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Palestinians mark date of uprising against Israel

Truce holding despite marches, fresh violence

SHARE Palestinians mark date of uprising against Israel

RAMALLAH, West Bank — Thousands of Palestinians today marked the anniversary of their uprising against Israel with marches, rock-throwing and three minutes of silence. Three Palestinians, including a 10-year-old boy, were killed by Israeli troops in confrontations in the West Bank and Gaza Strip.

Forty-five Palestinians were wounded, two of them critically, doctors said. Six Israelis, including three civilians, were also hurt.

Despite the bloodshed, both sides said they remained committed to a fledgling truce arranged at the urging of the United States. Senior security commanders from the two sides met to work out the next steps, such as easing Israel's blockades of Palestinian towns.

Washington has been pressing for calm in the Middle East as it tries to bring Arab and Muslim states into an international anti-terrorism coalition.

Rallies were also held in Arab nations, where the public has been outraged by images of Palestinian deaths. In the Iraqi capital, a crowd of about 20,000 waved Palestinian and Iraqi flags.

In several rallies and mosque sermons, speakers urged Palestinians to keep fighting Israel. However, Palestinian officials said they wanted to make the truce stick.

"It's a matter of life and death for our people, and for the Israelis," Palestinian Planning Minister Nabil Shaath said of the truce.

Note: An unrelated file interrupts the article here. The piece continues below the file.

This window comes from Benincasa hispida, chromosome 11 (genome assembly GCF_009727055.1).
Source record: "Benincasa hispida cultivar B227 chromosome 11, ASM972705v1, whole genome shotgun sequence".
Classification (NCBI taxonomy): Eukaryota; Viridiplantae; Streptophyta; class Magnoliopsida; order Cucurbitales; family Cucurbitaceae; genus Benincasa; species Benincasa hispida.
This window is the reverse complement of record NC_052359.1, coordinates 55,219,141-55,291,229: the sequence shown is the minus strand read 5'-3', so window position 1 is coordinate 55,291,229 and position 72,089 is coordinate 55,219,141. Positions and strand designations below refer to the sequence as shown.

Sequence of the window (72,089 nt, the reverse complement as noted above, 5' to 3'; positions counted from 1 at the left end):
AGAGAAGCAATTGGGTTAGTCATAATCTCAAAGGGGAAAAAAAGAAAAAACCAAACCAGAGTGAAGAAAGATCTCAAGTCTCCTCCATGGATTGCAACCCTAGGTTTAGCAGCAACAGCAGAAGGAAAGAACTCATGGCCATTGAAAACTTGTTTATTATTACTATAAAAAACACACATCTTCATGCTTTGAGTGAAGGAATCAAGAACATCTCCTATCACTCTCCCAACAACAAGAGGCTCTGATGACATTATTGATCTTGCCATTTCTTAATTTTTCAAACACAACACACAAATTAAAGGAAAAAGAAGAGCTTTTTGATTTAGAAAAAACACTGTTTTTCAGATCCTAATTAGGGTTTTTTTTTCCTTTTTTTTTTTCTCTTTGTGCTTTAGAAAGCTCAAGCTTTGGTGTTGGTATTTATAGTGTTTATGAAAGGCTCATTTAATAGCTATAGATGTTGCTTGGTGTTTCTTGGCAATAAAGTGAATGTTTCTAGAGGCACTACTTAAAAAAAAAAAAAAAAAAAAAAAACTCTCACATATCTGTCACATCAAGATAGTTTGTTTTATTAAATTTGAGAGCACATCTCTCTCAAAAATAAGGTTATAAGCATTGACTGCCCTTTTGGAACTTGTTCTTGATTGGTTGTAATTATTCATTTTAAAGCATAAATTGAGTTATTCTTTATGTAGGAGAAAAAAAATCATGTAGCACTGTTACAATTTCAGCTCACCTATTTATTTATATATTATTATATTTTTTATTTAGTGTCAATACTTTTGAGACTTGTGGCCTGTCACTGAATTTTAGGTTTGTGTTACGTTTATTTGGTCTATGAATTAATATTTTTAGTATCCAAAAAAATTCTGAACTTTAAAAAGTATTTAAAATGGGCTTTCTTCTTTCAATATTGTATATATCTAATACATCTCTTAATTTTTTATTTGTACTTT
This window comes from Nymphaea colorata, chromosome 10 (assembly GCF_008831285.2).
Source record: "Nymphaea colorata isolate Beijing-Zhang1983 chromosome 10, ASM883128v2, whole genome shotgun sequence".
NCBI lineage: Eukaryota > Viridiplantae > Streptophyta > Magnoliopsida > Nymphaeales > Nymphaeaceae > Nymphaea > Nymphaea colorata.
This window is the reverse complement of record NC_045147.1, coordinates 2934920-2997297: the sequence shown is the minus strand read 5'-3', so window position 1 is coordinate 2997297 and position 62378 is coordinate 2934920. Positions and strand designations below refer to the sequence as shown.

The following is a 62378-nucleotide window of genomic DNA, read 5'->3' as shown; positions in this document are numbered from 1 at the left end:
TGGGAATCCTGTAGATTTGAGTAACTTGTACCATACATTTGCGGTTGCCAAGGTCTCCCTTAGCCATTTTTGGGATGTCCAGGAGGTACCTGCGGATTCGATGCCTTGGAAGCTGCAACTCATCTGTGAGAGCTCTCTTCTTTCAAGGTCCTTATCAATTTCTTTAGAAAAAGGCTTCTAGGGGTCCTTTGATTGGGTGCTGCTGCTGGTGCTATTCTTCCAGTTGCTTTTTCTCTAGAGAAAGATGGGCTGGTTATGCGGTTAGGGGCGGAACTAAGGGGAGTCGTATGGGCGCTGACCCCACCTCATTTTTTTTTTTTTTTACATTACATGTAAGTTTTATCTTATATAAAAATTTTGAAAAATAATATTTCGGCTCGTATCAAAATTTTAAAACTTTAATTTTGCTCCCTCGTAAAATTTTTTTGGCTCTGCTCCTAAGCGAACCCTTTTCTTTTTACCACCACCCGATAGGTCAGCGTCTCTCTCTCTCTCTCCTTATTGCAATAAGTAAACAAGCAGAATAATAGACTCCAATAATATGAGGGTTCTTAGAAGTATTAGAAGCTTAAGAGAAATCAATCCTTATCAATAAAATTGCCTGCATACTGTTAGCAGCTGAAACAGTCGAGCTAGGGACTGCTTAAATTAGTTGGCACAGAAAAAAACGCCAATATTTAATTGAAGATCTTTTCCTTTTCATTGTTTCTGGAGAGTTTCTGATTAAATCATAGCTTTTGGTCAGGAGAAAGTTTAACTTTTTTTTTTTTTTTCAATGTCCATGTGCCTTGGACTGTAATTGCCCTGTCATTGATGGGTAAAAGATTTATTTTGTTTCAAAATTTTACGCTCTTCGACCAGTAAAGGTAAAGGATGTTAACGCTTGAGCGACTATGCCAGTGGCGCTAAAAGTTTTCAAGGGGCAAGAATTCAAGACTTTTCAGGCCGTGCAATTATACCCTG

Yarden Vatikay, a spokesman for the Israeli Defense Ministry, said the Palestinians had not lived up to their promises but that Israel was not walking away from the truce.

The truce was affirmed Wednesday in a meeting between Arafat and Israeli Foreign Minister Shimon Peres. Israel has said it would ease its security blockade of Palestinian towns in the coming days, while the Palestinians said they were considering Israel's request to arrest suspected militants. Despite the truce, there has been sporadic fighting, with seven Palestinians killed by Israeli fire since Wednesday. The U.S. State Department has criticized Israel for what it said was a "provocative" military strike in the Rafah refugee camp Thursday, scene of most of the violence this week.

Israeli-Palestinian fighting erupted Sept. 28, 2000, after Ariel Sharon, now Israel's prime minister, visited a contested holy site in Jerusalem's Old City, known to Jews as the Temple Mount and to Muslims as the Haram as-Sharif, or Noble Sanctuary. Since then, 649 people have been killed on the Palestinian side and 177 on the Israeli side.

Across the region, Arabs rallied Friday to mark the start of the uprising.

In Syria, about 1,000 people marched through the capital in silence out of respect for the dead, while in south Lebanon, more than 1,000 people marched through the Palestinian refugee camp of Ein el-Hilweh to protest Israeli policy. In Baghdad, demonstrators chanted slogans calling for President Saddam Hussein to "liberate Jerusalem" and "blow up Tel Aviv," the commercial capital of Israel.